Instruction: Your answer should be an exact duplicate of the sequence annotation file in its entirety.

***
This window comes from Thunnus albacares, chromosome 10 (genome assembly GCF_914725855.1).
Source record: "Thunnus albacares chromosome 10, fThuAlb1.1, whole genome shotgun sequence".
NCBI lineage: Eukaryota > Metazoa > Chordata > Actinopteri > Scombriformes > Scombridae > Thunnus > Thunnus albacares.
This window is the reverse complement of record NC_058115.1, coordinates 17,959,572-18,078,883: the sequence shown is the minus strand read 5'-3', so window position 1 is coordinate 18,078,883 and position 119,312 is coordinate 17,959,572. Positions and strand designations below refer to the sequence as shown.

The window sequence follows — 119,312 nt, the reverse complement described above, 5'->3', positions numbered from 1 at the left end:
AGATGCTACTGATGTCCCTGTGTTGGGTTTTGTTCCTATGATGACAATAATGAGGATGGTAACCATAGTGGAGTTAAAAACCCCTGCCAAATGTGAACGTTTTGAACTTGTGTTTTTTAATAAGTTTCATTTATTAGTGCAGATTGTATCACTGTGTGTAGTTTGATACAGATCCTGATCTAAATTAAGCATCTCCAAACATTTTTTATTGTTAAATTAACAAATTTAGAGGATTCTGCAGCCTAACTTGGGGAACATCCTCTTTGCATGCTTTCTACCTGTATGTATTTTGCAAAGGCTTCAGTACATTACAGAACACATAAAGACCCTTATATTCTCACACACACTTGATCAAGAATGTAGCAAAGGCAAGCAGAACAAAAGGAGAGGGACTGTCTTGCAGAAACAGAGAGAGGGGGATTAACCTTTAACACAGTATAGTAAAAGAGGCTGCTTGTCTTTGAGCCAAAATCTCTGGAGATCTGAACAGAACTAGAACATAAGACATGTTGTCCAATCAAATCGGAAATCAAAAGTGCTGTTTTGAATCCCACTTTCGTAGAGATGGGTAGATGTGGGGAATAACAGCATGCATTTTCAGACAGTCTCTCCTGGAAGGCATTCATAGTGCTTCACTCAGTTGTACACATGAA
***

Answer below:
This window comes from Thunnus albacares, chromosome 10 (genome assembly GCF_914725855.1).
Source record: "Thunnus albacares chromosome 10, fThuAlb1.1, whole genome shotgun sequence".
NCBI lineage: Eukaryota > Metazoa > Chordata > Actinopteri > Scombriformes > Scombridae > Thunnus > Thunnus albacares.
This window is the reverse complement of record NC_058115.1, coordinates 17,959,572-18,078,883: the sequence shown is the minus strand read 5'-3', so window position 1 is coordinate 18,078,883 and position 119,312 is coordinate 17,959,572. Positions and strand designations below refer to the sequence as shown.

The window sequence follows — 119,312 nt, the reverse complement described above, 5'->3', positions numbered from 1 at the left end:
AGATGCTACTGATGTCCCTGTGTTGGGTTTTGTTCCTATGATGACAATAATGAGGATGGTAACCATAGTGGAGTTAAAAACCCCTGCCAAATGTGAACGTTTTGAACTTGTGTTTTTTAATAAGTTTCATTTATTAGTGCAGATTGTATCACTGTGTGTAGTTTGATACAGATCCTGATCTAAATTAAGCATCTCCAAACATTTTTTATTGTTAAATTAACAAATTTAGAGGATTCTGCAGCCTAACTTGGGGAACATCCTCTTTGCATGCTTTCTACCTGTATGTATTTTGCAAAGGCTTCAGTACATTACAGAACACATAAAGACCCTTATATTCTCACACACACTTGATCAAGAATGTAGCAAAGGCAAGCAGAACAAAAGGAGAGGGACTGTCTTGCAGAAACAGAGAGAGGGGGATTAACCTTTAACACAGTATAGTAAAAGAGGCTGCTTGTCTTTGAGCCAAAATCTCTGGAGATCTGAACAGAACTAGAACATAAGACATGTTGTCCAATCAAATCGGAAATCAAAAGTGCTGTTTTGAATCCCACTTTCGTAGAGATGGGTAGATGTGGGGAATAACAGCATGCATTTTCAGACAGTCTCTCCTGGAAGGCATTCATAGTGCTTCACTCAGTTGTACACATGAA